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A record is a special data type which contain one or more data constructors, each with labeled type arguments.

For example, the following defines a record type Person with a single constructor mkPerson that takes two arguments, name and age, of types String and Nat, respectively.

  type Person :=
    mkPerson {
      name : String;
      age : Nat

In each type constructor of the record, the type arguments are called fields. Each field consists of a name and type. The field's name can be used to access to the value connected with the term of the record type.

The syntax for declaring a record type is as follows:

type <record name> <type parameters> :=
    | <type-constructor1> {
        <field1-1> : <type1-n>;
        <field1-n> : <type1-n>
    | ...
    | <type-constructor-n> {
        <fieldn-1> : <typen-1>;
        <fieldn-n> : <typen-n>

Using Records

Records are just like any other data type. They can be used in local definitions, exported from a module, and used in pattern matching.

That is, one could define a record with a single constructor or multiple constructors. For instance, here is an example declaring the newType record type declaration with the mkNewtype type constructor and one filed named f.

type T := constructT : T;

type newtype := mkNewtype {f : T};

We could also define a record with multiple constructors. For instance, let us define the record type called Pair to model pairs of values. The Pair type has a single mkPair type constructor that takes two arguments, called fst and snd, of types A and B, respectively.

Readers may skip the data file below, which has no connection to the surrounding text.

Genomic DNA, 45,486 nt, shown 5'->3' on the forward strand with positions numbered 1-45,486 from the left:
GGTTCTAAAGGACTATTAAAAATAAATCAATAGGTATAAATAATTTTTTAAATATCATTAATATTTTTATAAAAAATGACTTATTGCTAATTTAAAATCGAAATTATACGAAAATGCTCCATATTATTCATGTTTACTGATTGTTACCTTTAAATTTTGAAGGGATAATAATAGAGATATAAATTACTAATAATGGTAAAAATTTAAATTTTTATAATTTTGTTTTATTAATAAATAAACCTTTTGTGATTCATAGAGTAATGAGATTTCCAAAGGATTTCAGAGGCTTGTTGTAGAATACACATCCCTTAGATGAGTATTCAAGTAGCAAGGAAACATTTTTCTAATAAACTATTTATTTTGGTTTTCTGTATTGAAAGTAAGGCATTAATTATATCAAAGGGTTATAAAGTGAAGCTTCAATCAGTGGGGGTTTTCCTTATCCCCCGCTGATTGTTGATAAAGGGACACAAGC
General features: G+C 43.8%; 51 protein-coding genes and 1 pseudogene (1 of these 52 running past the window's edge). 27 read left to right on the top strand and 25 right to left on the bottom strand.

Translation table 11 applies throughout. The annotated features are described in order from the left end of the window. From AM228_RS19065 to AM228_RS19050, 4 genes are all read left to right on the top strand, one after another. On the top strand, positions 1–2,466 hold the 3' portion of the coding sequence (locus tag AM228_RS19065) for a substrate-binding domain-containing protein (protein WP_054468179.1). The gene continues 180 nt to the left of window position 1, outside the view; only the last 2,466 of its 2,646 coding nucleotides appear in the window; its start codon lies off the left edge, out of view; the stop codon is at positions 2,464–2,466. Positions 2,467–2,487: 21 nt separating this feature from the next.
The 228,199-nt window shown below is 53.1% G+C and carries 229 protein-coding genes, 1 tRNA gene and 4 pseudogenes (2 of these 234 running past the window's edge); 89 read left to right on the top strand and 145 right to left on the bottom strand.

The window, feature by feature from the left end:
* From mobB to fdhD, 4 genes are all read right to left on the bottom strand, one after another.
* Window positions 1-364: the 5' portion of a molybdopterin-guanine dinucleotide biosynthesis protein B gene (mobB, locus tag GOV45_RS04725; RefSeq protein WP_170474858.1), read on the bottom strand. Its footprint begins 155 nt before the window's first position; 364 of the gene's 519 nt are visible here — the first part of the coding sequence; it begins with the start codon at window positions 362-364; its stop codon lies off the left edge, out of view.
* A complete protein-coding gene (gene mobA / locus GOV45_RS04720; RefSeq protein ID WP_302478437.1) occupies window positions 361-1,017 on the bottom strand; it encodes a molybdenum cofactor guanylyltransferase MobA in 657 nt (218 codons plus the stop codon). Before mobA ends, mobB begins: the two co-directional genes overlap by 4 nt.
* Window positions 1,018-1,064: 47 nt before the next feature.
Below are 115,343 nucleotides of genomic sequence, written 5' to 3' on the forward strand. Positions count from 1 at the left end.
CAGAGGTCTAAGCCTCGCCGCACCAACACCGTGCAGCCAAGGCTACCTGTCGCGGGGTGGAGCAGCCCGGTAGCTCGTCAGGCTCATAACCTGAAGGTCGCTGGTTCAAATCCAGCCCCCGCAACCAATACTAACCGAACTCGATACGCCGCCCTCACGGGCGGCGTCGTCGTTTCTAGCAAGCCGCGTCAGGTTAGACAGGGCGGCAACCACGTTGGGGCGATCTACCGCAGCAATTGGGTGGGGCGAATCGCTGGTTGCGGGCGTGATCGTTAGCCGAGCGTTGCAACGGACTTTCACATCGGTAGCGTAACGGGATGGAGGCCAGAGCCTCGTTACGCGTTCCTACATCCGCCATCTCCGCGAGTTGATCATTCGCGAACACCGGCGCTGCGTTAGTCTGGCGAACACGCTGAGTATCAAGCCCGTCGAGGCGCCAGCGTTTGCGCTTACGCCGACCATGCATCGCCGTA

type Pair (A B : Type) :=
  mkPair {
    fst : A;
    snd : B

To use this type, create a Pair type term (a pair) using the mkPair type constructor and supplying values for each field.

p1 : Pair T T :=
  mkPair (fst := constructT; snd := constructT);

Field names enable access to their associated values. For instance, another pair equivalent to the one defined above can be declared using values extracted via the field names.

p1' : Pair T T :=
  mkPair (fst := Pair.fst p1; snd := Pair.snd p1);

The fields record type's fields are qualified by the type name by default. To access the fields without the type name, use the open keyword to bring these names into scope.

open Pair;

flipP : Pair T T := mkPair (fst := snd p1; snd := fst p1);

Lastly, let us declare a record with multiple constructors.

type EnumRecord :=
  | C1 {
      c1a : T;
      c1b : T
  | C2 {
      c2a : T;
      c2b : T

p2 : Pair EnumRecord EnumRecord :=
    (fst := C1 (c1a := constructT; c1b := constructT);
    snd := C2 (c2a := constructT; c2b := constructT));